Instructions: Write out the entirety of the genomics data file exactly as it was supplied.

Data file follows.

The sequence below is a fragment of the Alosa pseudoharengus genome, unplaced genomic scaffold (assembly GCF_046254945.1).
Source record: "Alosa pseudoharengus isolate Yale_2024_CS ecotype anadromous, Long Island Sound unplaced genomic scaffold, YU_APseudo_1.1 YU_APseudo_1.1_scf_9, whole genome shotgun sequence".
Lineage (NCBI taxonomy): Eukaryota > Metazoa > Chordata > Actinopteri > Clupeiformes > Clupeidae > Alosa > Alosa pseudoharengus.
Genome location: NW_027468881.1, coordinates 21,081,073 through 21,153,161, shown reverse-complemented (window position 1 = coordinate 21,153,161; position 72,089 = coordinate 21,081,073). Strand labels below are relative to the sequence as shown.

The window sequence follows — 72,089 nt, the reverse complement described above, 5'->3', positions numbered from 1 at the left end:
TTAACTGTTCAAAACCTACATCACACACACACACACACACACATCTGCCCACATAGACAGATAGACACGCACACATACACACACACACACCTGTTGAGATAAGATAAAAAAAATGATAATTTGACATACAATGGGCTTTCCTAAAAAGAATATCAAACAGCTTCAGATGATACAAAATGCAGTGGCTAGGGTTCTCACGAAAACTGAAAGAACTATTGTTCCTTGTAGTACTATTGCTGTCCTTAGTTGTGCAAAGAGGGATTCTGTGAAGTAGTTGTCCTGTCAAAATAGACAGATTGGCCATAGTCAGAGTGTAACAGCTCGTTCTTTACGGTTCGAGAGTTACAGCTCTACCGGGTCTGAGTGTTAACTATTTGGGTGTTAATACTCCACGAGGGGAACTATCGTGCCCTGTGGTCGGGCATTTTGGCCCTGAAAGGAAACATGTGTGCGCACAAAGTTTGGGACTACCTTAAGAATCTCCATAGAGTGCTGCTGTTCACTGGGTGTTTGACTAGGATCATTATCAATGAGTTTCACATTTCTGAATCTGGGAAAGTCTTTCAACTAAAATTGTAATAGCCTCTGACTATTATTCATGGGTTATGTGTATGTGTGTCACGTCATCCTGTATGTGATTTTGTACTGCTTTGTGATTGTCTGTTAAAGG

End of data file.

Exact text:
The sequence below is a fragment of the Alosa pseudoharengus genome, unplaced genomic scaffold (assembly GCF_046254945.1).
Source record: "Alosa pseudoharengus isolate Yale_2024_CS ecotype anadromous, Long Island Sound unplaced genomic scaffold, YU_APseudo_1.1 YU_APseudo_1.1_scf_9, whole genome shotgun sequence".
Lineage (NCBI taxonomy): Eukaryota > Metazoa > Chordata > Actinopteri > Clupeiformes > Clupeidae > Alosa > Alosa pseudoharengus.
Genome location: NW_027468881.1, coordinates 21,081,073 through 21,153,161, shown reverse-complemented (window position 1 = coordinate 21,153,161; position 72,089 = coordinate 21,081,073). Strand labels below are relative to the sequence as shown.

The window sequence follows — 72,089 nt, the reverse complement described above, 5'->3', positions numbered from 1 at the left end:
TTAACTGTTCAAAACCTACATCACACACACACACACACACACATCTGCCCACATAGACAGATAGACACGCACACATACACACACACACACCTGTTGAGATAAGATAAAAAAAATGATAATTTGACATACAATGGGCTTTCCTAAAAAGAATATCAAACAGCTTCAGATGATACAAAATGCAGTGGCTAGGGTTCTCACGAAAACTGAAAGAACTATTGTTCCTTGTAGTACTATTGCTGTCCTTAGTTGTGCAAAGAGGGATTCTGTGAAGTAGTTGTCCTGTCAAAATAGACAGATTGGCCATAGTCAGAGTGTAACAGCTCGTTCTTTACGGTTCGAGAGTTACAGCTCTACCGGGTCTGAGTGTTAACTATTTGGGTGTTAATACTCCACGAGGGGAACTATCGTGCCCTGTGGTCGGGCATTTTGGCCCTGAAAGGAAACATGTGTGCGCACAAAGTTTGGGACTACCTTAAGAATCTCCATAGAGTGCTGCTGTTCACTGGGTGTTTGACTAGGATCATTATCAATGAGTTTCACATTTCTGAATCTGGGAAAGTCTTTCAACTAAAATTGTAATAGCCTCTGACTATTATTCATGGGTTATGTGTATGTGTGTCACGTCATCCTGTATGTGATTTTGTACTGCTTTGTGATTGTCTGTTAAAGG